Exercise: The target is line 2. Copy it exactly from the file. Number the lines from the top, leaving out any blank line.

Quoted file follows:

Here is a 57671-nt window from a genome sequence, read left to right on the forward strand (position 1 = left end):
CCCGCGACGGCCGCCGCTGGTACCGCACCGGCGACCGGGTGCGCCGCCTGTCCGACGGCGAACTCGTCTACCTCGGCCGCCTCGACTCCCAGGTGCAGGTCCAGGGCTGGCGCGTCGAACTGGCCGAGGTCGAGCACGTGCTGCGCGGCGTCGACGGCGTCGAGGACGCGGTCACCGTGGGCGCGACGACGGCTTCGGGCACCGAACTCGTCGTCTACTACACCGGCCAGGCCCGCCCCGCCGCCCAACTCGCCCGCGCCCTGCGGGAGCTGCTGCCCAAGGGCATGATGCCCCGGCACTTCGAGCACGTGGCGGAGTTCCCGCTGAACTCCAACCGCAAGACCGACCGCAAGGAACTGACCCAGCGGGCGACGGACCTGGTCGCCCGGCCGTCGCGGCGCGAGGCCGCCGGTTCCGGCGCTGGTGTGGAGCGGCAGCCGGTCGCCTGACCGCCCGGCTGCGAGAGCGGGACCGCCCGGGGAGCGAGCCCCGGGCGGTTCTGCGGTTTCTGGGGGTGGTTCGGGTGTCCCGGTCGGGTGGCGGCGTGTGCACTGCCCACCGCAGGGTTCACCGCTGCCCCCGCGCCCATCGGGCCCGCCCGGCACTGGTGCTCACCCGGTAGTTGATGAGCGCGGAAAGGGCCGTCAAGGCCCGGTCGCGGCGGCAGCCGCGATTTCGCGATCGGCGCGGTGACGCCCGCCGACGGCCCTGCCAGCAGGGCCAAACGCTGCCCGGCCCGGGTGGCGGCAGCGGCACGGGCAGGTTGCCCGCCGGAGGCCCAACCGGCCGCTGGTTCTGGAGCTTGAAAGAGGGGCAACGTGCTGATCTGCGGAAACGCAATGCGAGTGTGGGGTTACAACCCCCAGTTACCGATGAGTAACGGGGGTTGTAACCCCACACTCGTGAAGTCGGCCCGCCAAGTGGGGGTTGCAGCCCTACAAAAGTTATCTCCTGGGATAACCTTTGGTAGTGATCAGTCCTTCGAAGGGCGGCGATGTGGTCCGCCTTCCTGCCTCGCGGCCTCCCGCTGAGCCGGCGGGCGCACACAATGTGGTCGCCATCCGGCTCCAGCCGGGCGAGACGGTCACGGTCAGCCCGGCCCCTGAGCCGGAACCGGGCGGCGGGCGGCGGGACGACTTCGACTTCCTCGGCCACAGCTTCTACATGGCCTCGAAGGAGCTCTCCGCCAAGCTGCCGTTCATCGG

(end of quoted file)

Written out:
CCCGCGACGGCCGCCGCTGGTACCGCACCGGCGACCGGGTGCGCCGCCTGTCCGACGGCGAACTCGTCTACCTCGGCCGCCTCGACTCCCAGGTGCAGGTCCAGGGCTGGCGCGTCGAACTGGCCGAGGTCGAGCACGTGCTGCGCGGCGTCGACGGCGTCGAGGACGCGGTCACCGTGGGCGCGACGACGGCTTCGGGCACCGAACTCGTCGTCTACTACACCGGCCAGGCCCGCCCCGCCGCCCAACTCGCCCGCGCCCTGCGGGAGCTGCTGCCCAAGGGCATGATGCCCCGGCACTTCGAGCACGTGGCGGAGTTCCCGCTGAACTCCAACCGCAAGACCGACCGCAAGGAACTGACCCAGCGGGCGACGGACCTGGTCGCCCGGCCGTCGCGGCGCGAGGCCGCCGGTTCCGGCGCTGGTGTGGAGCGGCAGCCGGTCGCCTGACCGCCCGGCTGCGAGAGCGGGACCGCCCGGGGAGCGAGCCCCGGGCGGTTCTGCGGTTTCTGGGGGTGGTTCGGGTGTCCCGGTCGGGTGGCGGCGTGTGCACTGCCCACCGCAGGGTTCACCGCTGCCCCCGCGCCCATCGGGCCCGCCCGGCACTGGTGCTCACCCGGTAGTTGATGAGCGCGGAAAGGGCCGTCAAGGCCCGGTCGCGGCGGCAGCCGCGATTTCGCGATCGGCGCGGTGACGCCCGCCGACGGCCCTGCCAGCAGGGCCAAACGCTGCCCGGCCCGGGTGGCGGCAGCGGCACGGGCAGGTTGCCCGCCGGAGGCCCAACCGGCCGCTGGTTCTGGAGCTTGAAAGAGGGGCAACGTGCTGATCTGCGGAAACGCAATGCGAGTGTGGGGTTACAACCCCCAGTTACCGATGAGTAACGGGGGTTGTAACCCCACACTCGTGAAGTCGGCCCGCCAAGTGGGGGTTGCAGCCCTACAAAAGTTATCTCCTGGGATAACCTTTGGTAGTGATCAGTCCTTCGAAGGGCGGCGATGTGGTCCGCCTTCCTGCCTCGCGGCCTCCCGCTGAGCCGGCGGGCGCACACAATGTGGTCGCCATCCGGCTCCAGCCGGGCGAGACGGTCACGGTCAGCCCGGCCCCTGAGCCGGAACCGGGCGGCGGGCGGCGGGACGACTTCGACTTCCTCGGCCACAGCTTCTACATGGCCTCGAAGGAGCTCTCCGCCAAGCTGCCGTTCATCGG